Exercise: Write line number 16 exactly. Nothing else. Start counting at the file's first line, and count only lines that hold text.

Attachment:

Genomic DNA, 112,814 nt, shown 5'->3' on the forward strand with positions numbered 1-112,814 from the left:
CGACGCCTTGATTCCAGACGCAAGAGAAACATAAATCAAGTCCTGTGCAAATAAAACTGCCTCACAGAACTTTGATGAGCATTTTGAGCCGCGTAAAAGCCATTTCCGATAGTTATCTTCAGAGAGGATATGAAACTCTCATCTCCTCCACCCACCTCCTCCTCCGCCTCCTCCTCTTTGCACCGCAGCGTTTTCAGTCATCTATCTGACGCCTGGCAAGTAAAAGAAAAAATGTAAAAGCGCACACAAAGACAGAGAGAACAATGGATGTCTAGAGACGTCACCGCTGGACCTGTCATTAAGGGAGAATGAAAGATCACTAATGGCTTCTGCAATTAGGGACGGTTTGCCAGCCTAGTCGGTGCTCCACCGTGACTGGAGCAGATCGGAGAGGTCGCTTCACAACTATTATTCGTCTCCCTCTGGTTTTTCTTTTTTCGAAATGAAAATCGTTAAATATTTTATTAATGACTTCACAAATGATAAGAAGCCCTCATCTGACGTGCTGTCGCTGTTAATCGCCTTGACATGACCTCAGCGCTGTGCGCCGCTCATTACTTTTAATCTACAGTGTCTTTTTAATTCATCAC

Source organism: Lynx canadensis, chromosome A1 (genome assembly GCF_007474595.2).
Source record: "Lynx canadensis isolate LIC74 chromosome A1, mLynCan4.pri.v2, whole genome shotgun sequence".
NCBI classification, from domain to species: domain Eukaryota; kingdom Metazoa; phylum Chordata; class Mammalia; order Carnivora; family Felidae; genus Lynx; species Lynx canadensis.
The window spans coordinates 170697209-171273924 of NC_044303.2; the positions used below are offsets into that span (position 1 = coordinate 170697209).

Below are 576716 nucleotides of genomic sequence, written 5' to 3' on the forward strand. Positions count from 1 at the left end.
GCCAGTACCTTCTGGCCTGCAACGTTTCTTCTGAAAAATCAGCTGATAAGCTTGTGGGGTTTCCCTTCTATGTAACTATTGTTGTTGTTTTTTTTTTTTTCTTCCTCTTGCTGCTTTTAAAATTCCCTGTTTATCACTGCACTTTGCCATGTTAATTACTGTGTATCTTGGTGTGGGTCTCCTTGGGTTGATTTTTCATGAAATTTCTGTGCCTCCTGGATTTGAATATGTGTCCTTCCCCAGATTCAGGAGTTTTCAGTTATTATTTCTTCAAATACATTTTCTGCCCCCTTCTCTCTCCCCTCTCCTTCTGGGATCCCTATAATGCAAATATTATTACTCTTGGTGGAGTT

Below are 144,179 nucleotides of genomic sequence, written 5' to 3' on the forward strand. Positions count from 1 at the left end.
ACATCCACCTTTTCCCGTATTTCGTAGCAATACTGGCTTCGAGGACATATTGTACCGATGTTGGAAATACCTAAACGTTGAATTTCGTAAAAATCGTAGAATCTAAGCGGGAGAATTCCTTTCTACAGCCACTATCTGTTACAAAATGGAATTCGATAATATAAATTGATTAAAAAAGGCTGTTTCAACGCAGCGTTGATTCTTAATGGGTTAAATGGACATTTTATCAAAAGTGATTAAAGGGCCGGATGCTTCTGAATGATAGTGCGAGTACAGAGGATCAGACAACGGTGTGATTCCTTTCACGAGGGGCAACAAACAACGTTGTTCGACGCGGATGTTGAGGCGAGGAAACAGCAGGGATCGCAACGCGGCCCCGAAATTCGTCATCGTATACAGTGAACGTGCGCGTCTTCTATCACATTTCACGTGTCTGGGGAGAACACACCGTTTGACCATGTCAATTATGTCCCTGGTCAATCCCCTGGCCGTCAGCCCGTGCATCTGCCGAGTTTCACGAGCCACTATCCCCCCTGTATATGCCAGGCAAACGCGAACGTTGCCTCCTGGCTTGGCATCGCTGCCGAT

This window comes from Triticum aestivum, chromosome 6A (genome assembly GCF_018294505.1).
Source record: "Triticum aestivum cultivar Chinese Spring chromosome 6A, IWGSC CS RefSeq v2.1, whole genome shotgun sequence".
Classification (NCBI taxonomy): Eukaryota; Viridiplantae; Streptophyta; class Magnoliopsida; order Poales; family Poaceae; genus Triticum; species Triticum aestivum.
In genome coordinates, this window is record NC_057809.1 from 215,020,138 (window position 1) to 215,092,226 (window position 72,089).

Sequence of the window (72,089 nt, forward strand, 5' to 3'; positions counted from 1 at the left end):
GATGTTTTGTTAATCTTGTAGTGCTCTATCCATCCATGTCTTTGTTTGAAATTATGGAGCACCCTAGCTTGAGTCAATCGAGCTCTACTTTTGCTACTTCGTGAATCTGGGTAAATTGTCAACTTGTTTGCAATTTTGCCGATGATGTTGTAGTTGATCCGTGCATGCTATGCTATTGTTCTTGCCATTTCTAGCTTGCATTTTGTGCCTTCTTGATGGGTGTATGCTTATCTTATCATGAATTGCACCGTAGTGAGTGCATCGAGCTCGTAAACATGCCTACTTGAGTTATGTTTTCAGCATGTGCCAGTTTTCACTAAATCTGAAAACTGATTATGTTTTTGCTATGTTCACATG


GATGTTTTGTTAATCTTGTAGTGCTCTATCCATCCATGTCTTTGTTTGAAATTATGGAGCACCCTAGCTTGAGTCAATCGAGCTCTACTTTTGCTACTTCGTGAATCTGGGTAAATTGTCAACTTGTTTGCAATTTTGCCGATGATGTTGTAGTTGATCCGTGCATGCTATGCTATTGTTCTTGCCATTTCTAGCTTGCATTTTGTGCCTTCTTGATGGGTGTATGCTTATCTTATCATGAATTGCACCGTAGTGAGTGCATCGAGCTCGTAAACATGCCTACTTGAGTTATGTTTTCAGCATGTGCCAGTTTTCACTAAATCTGAAAACTGATTATGTTTTTGCTATGTTCACATG